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Mend the gap: What one thing would you do to close the skills gap by 2025?

City & Guilds, in partnership with the New Statesman, brought industry and academia together and asked, what one thing would you do to close the skills gap by 2025?

In 2013, just under 150,000 vacancies – equivalent to one in five of the job openings that year – went unfilled. Why? Because employers could not find candidates with the right knowledge and abilities. The figure, drawn from the UK Commission for Employment and Skills, encapsulates the challenge facing government, education and industry, and to underscore the point, almost a million young people are out of work in Britain. At the same time, 27 per cent of European employers report leaving an entry-level position open due to a lack of skilled applicants.

To discuss this dilemma and in an effort to produce some practical solutions, City & Guilds (in partnership with the New Statesman) invited leading voices from industry and academia to a skills symposium and asked them to address this overarching question: “What one thing would you do, or suggest, in order to close the skills gap by 2025?”

In her capacity as president of City & Guilds, HRH the Princess Royal opened up the discussion and observed: “Any society must understand the dichotomy between what education thinks is necessary in terms of high academic standards and what is going to be most useful to those involved in employing people.”

Weaving through any discussion of this kind are four interlinked issues. One is the impact of technology, both as an enabler of new skills and as an inhibitor of job creation. Then there are the twin demographic realities of youth unemployment and an ageing population. Finally, there is an ongoing disparity of opportunity between the sexes.

Offering up the first solution of the day, William Akerman, managing director of MyKindaCrowd, said it was time to transform the old careers adviser into a “world of work curator”, someone who could liaise with companies, understand the changing working environment and connect students with the workplace. “The traditional model of the careers adviser is pretty much redundant,” Akerman said, arguing that the work curator would provide a link between work and education. “If you teach maths in exactly the same way, you are going to get exactly the same outcomes. Whereas, if you match industry with the subject and engage companies in the process of delivery, all of a sudden it has a relevance, it has a meaning, it has a destination.”

The need to adapt to a changing working environment proved to be a recurring theme. Ann Brown, senior vice-president for HR at Capgemini, the IT services company, recommended reintroducing work experience for teachers. “I see teachers go to school, university and then back to school. And I’d love them to come out to our organisation and work alongside apprentices and graduates, and say, ‘So this is what the world of work is like.’” Brown pointed out that half the people at Capgemini are working in technology areas – big data and cloud computing, for example – that did not exist five years ago. “It’s about lifetime skills and lifetime training. It’s not just a point-in-time exercise.”

Carly Ward, founder of YES Education and The Entrepreneurial Education Group, argued that schools required an injection of entrepreneurialism and not just among the students. She said: “We need to start with the teachers because you are never going to get employability and entrepreneurial skills in the curriculum [otherwise].” Entrepreneurial skills, Ward said, are not just about starting a business. “They are transferable to everything a young person decides to do . . . self-belief, goal-setting, confidence-building, making decisions, and interview skills.”

It was a view echoed by Steve Holliday, chief executive of National Grid. “Entrepreneurship is not just for entrepreneurs,” Holliday said. Picking up on previous themes, he recommended: “Every secondary school teacher should have responsibility for careers, not a careers master. Every teacher should go out into the workplace for a week every year . . . If you do not go out for three years, guess what, you are going to be very out of date very quickly.”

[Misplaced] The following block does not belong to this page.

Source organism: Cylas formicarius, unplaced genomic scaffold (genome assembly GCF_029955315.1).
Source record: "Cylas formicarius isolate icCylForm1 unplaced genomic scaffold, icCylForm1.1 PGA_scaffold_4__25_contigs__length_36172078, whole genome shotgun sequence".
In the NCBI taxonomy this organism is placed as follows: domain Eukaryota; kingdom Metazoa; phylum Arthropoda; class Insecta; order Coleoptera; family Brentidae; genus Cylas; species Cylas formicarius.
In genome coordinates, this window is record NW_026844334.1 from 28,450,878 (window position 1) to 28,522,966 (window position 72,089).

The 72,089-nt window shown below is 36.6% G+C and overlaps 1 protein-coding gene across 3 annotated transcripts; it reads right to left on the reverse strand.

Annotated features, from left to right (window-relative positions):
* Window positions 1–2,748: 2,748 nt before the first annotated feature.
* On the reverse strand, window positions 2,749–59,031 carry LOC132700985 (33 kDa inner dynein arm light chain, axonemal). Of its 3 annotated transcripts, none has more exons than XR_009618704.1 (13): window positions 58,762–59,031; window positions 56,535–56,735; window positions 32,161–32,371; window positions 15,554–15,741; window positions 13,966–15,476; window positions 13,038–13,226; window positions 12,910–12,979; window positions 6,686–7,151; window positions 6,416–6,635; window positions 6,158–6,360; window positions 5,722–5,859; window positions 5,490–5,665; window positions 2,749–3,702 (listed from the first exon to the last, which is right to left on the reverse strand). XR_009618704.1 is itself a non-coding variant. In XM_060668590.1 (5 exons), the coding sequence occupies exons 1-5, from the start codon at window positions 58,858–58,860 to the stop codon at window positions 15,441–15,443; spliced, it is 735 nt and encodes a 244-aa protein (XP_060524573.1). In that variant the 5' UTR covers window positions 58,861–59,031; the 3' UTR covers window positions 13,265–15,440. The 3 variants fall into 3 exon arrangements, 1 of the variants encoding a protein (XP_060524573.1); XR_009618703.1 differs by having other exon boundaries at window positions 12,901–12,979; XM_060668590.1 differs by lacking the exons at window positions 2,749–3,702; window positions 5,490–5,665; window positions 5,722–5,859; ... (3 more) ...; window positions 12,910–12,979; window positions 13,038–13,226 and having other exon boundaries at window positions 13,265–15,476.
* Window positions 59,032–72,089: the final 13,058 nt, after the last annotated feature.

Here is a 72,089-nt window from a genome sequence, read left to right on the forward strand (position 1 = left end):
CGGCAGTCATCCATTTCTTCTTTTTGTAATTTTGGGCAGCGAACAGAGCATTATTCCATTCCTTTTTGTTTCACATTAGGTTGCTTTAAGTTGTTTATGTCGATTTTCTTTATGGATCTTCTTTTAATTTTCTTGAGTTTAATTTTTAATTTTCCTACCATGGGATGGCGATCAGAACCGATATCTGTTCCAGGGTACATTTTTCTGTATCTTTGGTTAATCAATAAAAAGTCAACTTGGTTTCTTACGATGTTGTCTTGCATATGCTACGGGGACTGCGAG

Professor Dame Julia Higgins, senior research investigator in the Department of Chemical Engineering, Imperial College London, and a vice-president of City & Guilds, added: “If we are expecting teachers to keep up with changes in technology, changes in the science and the maths they are teaching, they have to have subjectspecific continuous professional training. And in my view it has to be mandatory, and career progression has to depend on it.”

Higgins added that schools and colleges needed to change their accountability measures. “If you want entrepreneurial skills you are going to have to think of a way of measuring it.”

Chris Jones, chief executive of City & Guilds, said the challenge was to “break that dominant logic about what it is we would want to have in place that allows someone to be able to demonstrate competence, passion, ability, talent and motivation”. He argued that a system defined by GCSEs or A-levels “is becoming almost outdated”.

Brown also urged a change in the way schools are evaluated, in order “to have more focus on employability”, while City & Guilds’s group strategy director, Philip Ellaway, said: “Don’t tell schools how to do it but measure the fact that they do do it.”

Matthew Taylor, chief executive of the Royal Society of Arts (RSA), suggested that part of the solution was “to make schools accountable for young people’s awareness and attitudes to work and education”. He said if that is to happen, schools need to rid themselves of their obsession with Ofsted.

He continued: “The RSA started a piece of development work around year 7/8 to find a diagnostic tool which enables us to understand the way in which 13-year-olds are starting to close down choices in their lives. They are starting to say, ‘I’m no good at science’ or ‘I’ll never go to university’, or equally, ‘I’ve got to go to university even though I would actually quite like to do something more vocational.’” Such a tool, said Taylor, would help young people to “have higher expectations . . . and just a more realistic understanding of their choices”.

For Lynne Sedgmore, executive director of the 157 Group of further education (FE) colleges, the answer to the skills crisis is “to reinvent, reconfigure and liberate the skills system. And I’m talking about every bit of it – supply, demand, qualification, role of employers and educational institutions.”

Meanwhile, Anne-Marie Imafidon’s central concern was the lack of female representation in science, technology, engineering and maths, the so-called Stem subjects. Imafidon, who works for Deutsche Bank and founded an organisation called Stemettes, exposing women to Stem subjects, pointed out that of all the people employed in these areas only 13 per cent were women.